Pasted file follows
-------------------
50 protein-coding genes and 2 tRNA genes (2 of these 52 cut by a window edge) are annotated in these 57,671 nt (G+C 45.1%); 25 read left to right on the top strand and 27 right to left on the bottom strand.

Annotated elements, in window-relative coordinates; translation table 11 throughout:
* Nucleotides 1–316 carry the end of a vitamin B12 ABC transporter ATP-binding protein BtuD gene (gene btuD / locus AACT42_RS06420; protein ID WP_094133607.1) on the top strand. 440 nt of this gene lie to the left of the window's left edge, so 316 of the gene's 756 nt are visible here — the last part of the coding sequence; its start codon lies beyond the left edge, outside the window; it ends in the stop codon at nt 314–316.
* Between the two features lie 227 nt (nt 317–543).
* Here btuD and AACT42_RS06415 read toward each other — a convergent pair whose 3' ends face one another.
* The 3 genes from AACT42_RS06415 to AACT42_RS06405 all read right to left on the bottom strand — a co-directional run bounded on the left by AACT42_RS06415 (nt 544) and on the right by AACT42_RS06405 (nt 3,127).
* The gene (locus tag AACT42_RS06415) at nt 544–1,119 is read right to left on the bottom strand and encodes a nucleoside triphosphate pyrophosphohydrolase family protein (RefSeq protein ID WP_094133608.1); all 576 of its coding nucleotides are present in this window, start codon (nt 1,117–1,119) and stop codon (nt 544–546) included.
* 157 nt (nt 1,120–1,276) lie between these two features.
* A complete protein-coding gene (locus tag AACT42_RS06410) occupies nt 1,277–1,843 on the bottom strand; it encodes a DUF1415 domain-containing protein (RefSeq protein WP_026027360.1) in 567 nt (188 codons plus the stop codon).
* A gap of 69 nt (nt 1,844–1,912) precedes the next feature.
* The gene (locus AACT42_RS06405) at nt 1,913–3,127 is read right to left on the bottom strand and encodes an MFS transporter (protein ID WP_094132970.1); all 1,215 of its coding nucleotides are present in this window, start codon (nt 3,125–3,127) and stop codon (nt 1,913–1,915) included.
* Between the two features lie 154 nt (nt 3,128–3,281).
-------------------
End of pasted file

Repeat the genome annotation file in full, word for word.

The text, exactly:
50 protein-coding genes and 2 tRNA genes (2 of these 52 cut by a window edge) are annotated in these 57,671 nt (G+C 45.1%); 25 read left to right on the top strand and 27 right to left on the bottom strand.

Annotated elements, in window-relative coordinates; translation table 11 throughout:
* Nucleotides 1–316 carry the end of a vitamin B12 ABC transporter ATP-binding protein BtuD gene (gene btuD / locus AACT42_RS06420; protein ID WP_094133607.1) on the top strand. 440 nt of this gene lie to the left of the window's left edge, so 316 of the gene's 756 nt are visible here — the last part of the coding sequence; its start codon lies beyond the left edge, outside the window; it ends in the stop codon at nt 314–316.
* Between the two features lie 227 nt (nt 317–543).
* Here btuD and AACT42_RS06415 read toward each other — a convergent pair whose 3' ends face one another.
* The 3 genes from AACT42_RS06415 to AACT42_RS06405 all read right to left on the bottom strand — a co-directional run bounded on the left by AACT42_RS06415 (nt 544) and on the right by AACT42_RS06405 (nt 3,127).
* The gene (locus tag AACT42_RS06415) at nt 544–1,119 is read right to left on the bottom strand and encodes a nucleoside triphosphate pyrophosphohydrolase family protein (RefSeq protein ID WP_094133608.1); all 576 of its coding nucleotides are present in this window, start codon (nt 1,117–1,119) and stop codon (nt 544–546) included.
* 157 nt (nt 1,120–1,276) lie between these two features.
* A complete protein-coding gene (locus tag AACT42_RS06410) occupies nt 1,277–1,843 on the bottom strand; it encodes a DUF1415 domain-containing protein (RefSeq protein WP_026027360.1) in 567 nt (188 codons plus the stop codon).
* A gap of 69 nt (nt 1,844–1,912) precedes the next feature.
* The gene (locus AACT42_RS06405) at nt 1,913–3,127 is read right to left on the bottom strand and encodes an MFS transporter (protein ID WP_094132970.1); all 1,215 of its coding nucleotides are present in this window, start codon (nt 3,125–3,127) and stop codon (nt 1,913–1,915) included.
* Between the two features lie 154 nt (nt 3,128–3,281).